Brake pads don't last forever. Every time the pads in a disc brake system come in contact with the spinning rotor, they wear down a little. Gradually, these brake parts (the pads) become thinner and thinner. To compensate for this, the piston in the caliper emerges from the hollow cylinder where it resides inside the caliper. As it does so, it pushes the worn-down brake pads further and further inward toward the rotor. Eventually, the brake pads will need to be replaced with fresh, unworn pads. Unfortunately, the caliper piston (which is now nearly fully extended) makes it difficult to remove and replace the pads. The piston needs to be pushed back into the caliper.
This is where special brake pad tools come in. The job of a brake caliper tool is to retract the piston or pistons back into the caliper so that the brake pads can be easily removed and replaced. The piston can't simply be pushed back into the caliper because it's threaded, like a screw, and needs to be wound back in. While it is possible to use, say, a pair of pliers to do this, it isn't recommended. You can damage the piston, the caliper and your hands, too. The brake caliper tool typically fits over the piston at one end and has a handle at the opposite end that allows it to be rotated. As it rotates, the piston is wound back into the caliper.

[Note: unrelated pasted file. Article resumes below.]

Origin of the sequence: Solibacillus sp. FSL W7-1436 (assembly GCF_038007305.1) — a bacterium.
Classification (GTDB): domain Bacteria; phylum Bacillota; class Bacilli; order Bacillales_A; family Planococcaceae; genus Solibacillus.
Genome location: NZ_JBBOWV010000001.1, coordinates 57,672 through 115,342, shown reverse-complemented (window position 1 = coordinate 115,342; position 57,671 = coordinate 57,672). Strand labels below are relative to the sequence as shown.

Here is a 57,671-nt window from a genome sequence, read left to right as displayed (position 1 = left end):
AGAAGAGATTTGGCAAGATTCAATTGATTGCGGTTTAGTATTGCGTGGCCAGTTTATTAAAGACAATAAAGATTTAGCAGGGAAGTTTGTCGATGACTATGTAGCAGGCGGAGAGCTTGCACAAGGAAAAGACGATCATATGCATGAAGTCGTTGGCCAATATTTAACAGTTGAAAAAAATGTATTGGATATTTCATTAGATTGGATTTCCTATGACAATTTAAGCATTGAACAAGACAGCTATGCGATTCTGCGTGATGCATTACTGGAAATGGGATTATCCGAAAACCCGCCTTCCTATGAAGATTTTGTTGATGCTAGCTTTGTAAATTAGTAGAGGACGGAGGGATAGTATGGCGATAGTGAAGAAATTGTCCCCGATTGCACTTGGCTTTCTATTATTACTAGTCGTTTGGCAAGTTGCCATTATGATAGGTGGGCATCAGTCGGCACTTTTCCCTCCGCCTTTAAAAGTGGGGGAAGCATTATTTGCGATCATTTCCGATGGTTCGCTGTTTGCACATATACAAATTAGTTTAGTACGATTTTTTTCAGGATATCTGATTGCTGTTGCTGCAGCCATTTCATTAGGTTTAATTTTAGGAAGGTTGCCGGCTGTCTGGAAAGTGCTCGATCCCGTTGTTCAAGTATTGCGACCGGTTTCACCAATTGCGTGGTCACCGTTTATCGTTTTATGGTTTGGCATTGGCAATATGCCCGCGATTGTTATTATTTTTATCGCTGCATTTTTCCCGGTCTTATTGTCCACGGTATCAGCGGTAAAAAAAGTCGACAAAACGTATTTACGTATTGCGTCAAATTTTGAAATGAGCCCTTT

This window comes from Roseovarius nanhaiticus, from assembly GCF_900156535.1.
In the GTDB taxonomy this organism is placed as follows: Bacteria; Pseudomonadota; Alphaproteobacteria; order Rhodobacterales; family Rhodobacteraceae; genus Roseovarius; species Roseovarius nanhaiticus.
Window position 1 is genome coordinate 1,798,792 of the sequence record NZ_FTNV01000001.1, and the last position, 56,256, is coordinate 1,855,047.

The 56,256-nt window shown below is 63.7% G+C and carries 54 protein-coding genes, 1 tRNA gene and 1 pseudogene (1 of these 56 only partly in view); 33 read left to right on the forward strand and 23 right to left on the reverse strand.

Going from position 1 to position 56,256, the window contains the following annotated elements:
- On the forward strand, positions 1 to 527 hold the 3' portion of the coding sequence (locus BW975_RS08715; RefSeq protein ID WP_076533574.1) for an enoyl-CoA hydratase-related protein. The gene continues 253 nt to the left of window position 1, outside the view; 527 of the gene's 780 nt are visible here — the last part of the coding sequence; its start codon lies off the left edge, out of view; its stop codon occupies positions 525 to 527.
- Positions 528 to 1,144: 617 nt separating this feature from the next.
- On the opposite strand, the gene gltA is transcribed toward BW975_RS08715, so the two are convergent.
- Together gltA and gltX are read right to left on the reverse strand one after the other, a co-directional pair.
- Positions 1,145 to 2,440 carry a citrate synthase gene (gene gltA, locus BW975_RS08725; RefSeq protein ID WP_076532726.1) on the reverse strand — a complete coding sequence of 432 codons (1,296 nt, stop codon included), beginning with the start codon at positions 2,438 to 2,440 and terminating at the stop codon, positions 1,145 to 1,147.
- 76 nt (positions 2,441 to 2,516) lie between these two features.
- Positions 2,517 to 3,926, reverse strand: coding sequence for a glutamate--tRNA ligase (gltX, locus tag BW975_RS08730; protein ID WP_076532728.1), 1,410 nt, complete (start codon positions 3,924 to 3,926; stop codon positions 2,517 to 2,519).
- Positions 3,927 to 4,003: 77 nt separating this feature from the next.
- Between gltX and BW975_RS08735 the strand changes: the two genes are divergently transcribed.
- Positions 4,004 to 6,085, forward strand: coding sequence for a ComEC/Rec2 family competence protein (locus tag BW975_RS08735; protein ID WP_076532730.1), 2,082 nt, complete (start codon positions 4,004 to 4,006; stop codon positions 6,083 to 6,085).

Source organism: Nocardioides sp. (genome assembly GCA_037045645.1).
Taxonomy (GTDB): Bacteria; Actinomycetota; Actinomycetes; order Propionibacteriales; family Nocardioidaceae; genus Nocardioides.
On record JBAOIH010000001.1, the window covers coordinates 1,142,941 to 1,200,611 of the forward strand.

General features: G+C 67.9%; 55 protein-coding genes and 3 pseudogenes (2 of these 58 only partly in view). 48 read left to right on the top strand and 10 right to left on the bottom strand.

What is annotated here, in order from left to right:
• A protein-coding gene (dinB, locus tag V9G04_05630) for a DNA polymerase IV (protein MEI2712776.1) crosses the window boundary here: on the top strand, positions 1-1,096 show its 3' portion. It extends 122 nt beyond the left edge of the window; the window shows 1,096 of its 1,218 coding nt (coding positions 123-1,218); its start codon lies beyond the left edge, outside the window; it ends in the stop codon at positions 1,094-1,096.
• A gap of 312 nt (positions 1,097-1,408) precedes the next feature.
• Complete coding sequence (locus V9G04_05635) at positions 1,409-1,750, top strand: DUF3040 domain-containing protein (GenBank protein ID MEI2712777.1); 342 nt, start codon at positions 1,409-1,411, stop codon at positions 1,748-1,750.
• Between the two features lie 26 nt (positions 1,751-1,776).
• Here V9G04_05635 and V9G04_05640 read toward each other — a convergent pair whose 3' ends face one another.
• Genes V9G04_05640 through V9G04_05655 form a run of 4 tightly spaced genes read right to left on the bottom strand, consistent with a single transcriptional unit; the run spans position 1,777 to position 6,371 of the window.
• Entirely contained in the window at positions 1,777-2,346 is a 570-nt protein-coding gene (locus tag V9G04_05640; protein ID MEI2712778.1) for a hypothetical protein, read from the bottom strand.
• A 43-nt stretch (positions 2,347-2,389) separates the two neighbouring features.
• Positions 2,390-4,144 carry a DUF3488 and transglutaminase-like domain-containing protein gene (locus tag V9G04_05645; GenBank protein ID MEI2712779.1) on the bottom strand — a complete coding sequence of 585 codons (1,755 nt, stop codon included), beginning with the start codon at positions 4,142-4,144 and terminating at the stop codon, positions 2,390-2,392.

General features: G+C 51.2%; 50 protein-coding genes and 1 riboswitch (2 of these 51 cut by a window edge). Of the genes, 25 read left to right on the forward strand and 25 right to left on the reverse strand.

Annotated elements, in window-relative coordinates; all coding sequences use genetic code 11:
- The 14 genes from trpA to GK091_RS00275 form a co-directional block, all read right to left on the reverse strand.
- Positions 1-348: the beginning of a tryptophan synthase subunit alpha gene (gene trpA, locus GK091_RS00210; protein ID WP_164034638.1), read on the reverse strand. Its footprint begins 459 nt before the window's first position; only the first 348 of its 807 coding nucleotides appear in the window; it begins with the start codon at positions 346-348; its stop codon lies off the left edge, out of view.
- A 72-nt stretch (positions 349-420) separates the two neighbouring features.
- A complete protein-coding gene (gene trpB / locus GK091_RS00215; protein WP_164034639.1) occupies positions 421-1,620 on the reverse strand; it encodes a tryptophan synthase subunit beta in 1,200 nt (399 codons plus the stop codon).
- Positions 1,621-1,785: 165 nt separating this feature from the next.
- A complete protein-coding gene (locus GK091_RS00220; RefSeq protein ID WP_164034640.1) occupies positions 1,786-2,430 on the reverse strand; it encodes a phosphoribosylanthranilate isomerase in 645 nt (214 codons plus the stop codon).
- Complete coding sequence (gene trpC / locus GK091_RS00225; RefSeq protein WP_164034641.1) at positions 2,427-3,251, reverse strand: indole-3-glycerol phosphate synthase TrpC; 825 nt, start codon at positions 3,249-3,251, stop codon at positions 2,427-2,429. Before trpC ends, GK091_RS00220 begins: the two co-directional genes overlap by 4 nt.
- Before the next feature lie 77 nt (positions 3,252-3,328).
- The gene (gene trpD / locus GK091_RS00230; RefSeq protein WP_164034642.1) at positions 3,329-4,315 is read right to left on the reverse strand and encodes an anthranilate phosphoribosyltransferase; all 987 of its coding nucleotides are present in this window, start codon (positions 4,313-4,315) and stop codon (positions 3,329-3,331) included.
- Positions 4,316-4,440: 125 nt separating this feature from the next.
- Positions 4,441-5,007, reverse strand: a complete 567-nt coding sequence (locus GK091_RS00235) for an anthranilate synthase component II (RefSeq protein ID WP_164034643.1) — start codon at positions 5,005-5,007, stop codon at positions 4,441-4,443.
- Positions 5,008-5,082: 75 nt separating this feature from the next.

Floating calipers also need to be serviced if the pins that they slide on begin to stick. This is usually caused by dirt or rust. When this happens, the caliper cannot fully retract the brake pad from the rotor and friction continues, even when the brake pedal isn't being pushed. This can cause excessive wear on the pad, inefficiency in fuel use, and even warping of the rotor if enough heat builds up.
Up to this point, the description we've given of a brake caliper doesn't fully describe all models. In the following pages we'll look at more specialized types of calipers and see how they differ from the more common types.